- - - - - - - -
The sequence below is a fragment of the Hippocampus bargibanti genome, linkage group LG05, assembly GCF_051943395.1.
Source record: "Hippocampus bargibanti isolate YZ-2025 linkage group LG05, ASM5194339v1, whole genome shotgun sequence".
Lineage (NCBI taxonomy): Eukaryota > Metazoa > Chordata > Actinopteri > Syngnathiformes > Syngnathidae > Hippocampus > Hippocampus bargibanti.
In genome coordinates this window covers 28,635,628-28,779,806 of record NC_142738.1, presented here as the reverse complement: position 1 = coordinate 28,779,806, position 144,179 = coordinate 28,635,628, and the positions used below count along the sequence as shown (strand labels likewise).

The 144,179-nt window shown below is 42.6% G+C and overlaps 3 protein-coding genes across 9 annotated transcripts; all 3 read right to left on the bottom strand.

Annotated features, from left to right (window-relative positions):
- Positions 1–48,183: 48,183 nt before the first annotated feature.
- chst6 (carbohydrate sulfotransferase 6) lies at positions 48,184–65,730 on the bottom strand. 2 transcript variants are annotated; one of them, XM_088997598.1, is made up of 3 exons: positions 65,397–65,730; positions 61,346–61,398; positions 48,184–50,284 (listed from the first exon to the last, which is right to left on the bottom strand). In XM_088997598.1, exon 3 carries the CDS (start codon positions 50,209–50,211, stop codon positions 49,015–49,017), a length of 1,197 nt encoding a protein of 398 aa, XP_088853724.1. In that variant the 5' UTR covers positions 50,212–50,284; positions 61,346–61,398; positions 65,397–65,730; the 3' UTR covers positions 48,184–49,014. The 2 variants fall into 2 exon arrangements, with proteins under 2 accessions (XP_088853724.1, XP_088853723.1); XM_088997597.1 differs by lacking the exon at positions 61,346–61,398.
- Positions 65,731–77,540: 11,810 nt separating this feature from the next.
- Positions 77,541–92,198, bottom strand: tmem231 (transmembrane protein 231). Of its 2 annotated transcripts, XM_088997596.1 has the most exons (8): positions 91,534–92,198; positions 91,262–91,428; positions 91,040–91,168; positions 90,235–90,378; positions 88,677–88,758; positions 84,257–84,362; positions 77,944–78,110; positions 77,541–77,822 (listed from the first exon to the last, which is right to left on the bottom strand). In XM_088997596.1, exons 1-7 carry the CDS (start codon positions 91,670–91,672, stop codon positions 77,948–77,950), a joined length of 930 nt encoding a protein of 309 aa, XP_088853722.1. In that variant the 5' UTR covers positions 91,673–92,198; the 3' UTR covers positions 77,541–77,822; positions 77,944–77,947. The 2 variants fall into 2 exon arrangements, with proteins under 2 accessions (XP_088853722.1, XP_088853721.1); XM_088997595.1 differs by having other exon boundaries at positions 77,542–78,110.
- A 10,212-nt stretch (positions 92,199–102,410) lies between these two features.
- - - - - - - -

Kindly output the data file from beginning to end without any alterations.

The sequence below is a fragment of the Hippocampus bargibanti genome, linkage group LG05, assembly GCF_051943395.1.
Source record: "Hippocampus bargibanti isolate YZ-2025 linkage group LG05, ASM5194339v1, whole genome shotgun sequence".
Lineage (NCBI taxonomy): Eukaryota > Metazoa > Chordata > Actinopteri > Syngnathiformes > Syngnathidae > Hippocampus > Hippocampus bargibanti.
In genome coordinates this window covers 28,635,628-28,779,806 of record NC_142738.1, presented here as the reverse complement: position 1 = coordinate 28,779,806, position 144,179 = coordinate 28,635,628, and the positions used below count along the sequence as shown (strand labels likewise).

The 144,179-nt window shown below is 42.6% G+C and overlaps 3 protein-coding genes across 9 annotated transcripts; all 3 read right to left on the bottom strand.

Annotated features, from left to right (window-relative positions):
- Positions 1–48,183: 48,183 nt before the first annotated feature.
- chst6 (carbohydrate sulfotransferase 6) lies at positions 48,184–65,730 on the bottom strand. 2 transcript variants are annotated; one of them, XM_088997598.1, is made up of 3 exons: positions 65,397–65,730; positions 61,346–61,398; positions 48,184–50,284 (listed from the first exon to the last, which is right to left on the bottom strand). In XM_088997598.1, exon 3 carries the CDS (start codon positions 50,209–50,211, stop codon positions 49,015–49,017), a length of 1,197 nt encoding a protein of 398 aa, XP_088853724.1. In that variant the 5' UTR covers positions 50,212–50,284; positions 61,346–61,398; positions 65,397–65,730; the 3' UTR covers positions 48,184–49,014. The 2 variants fall into 2 exon arrangements, with proteins under 2 accessions (XP_088853724.1, XP_088853723.1); XM_088997597.1 differs by lacking the exon at positions 61,346–61,398.
- Positions 65,731–77,540: 11,810 nt separating this feature from the next.
- Positions 77,541–92,198, bottom strand: tmem231 (transmembrane protein 231). Of its 2 annotated transcripts, XM_088997596.1 has the most exons (8): positions 91,534–92,198; positions 91,262–91,428; positions 91,040–91,168; positions 90,235–90,378; positions 88,677–88,758; positions 84,257–84,362; positions 77,944–78,110; positions 77,541–77,822 (listed from the first exon to the last, which is right to left on the bottom strand). In XM_088997596.1, exons 1-7 carry the CDS (start codon positions 91,670–91,672, stop codon positions 77,948–77,950), a joined length of 930 nt encoding a protein of 309 aa, XP_088853722.1. In that variant the 5' UTR covers positions 91,673–92,198; the 3' UTR covers positions 77,541–77,822; positions 77,944–77,947. The 2 variants fall into 2 exon arrangements, with proteins under 2 accessions (XP_088853722.1, XP_088853721.1); XM_088997595.1 differs by having other exon boundaries at positions 77,542–78,110.
- A 10,212-nt stretch (positions 92,199–102,410) lies between these two features.